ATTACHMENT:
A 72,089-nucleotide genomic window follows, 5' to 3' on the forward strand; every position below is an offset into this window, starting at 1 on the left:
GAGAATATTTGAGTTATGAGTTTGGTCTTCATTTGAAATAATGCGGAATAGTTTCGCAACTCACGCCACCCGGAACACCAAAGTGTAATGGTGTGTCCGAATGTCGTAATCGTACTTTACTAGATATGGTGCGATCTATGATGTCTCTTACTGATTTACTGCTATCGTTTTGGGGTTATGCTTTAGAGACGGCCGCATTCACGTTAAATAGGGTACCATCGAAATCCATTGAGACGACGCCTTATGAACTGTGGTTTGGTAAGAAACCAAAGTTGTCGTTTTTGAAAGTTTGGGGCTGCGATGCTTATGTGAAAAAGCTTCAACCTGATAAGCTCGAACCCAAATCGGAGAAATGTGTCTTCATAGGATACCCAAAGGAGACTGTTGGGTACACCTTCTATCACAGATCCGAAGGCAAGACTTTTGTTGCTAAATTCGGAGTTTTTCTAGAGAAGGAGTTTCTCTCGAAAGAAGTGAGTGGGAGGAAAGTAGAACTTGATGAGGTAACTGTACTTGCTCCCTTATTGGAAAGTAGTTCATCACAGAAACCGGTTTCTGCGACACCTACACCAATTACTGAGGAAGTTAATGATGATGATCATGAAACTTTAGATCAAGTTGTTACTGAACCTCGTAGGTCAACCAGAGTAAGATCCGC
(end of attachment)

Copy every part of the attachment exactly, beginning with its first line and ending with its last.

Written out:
A 72,089-nucleotide genomic window follows, 5' to 3' on the forward strand; every position below is an offset into this window, starting at 1 on the left:
GAGAATATTTGAGTTATGAGTTTGGTCTTCATTTGAAATAATGCGGAATAGTTTCGCAACTCACGCCACCCGGAACACCAAAGTGTAATGGTGTGTCCGAATGTCGTAATCGTACTTTACTAGATATGGTGCGATCTATGATGTCTCTTACTGATTTACTGCTATCGTTTTGGGGTTATGCTTTAGAGACGGCCGCATTCACGTTAAATAGGGTACCATCGAAATCCATTGAGACGACGCCTTATGAACTGTGGTTTGGTAAGAAACCAAAGTTGTCGTTTTTGAAAGTTTGGGGCTGCGATGCTTATGTGAAAAAGCTTCAACCTGATAAGCTCGAACCCAAATCGGAGAAATGTGTCTTCATAGGATACCCAAAGGAGACTGTTGGGTACACCTTCTATCACAGATCCGAAGGCAAGACTTTTGTTGCTAAATTCGGAGTTTTTCTAGAGAAGGAGTTTCTCTCGAAAGAAGTGAGTGGGAGGAAAGTAGAACTTGATGAGGTAACTGTACTTGCTCCCTTATTGGAAAGTAGTTCATCACAGAAACCGGTTTCTGCGACACCTACACCAATTACTGAGGAAGTTAATGATGATGATCATGAAACTTTAGATCAAGTTGTTACTGAACCTCGTAGGTCAACCAGAGTAAGATCCGC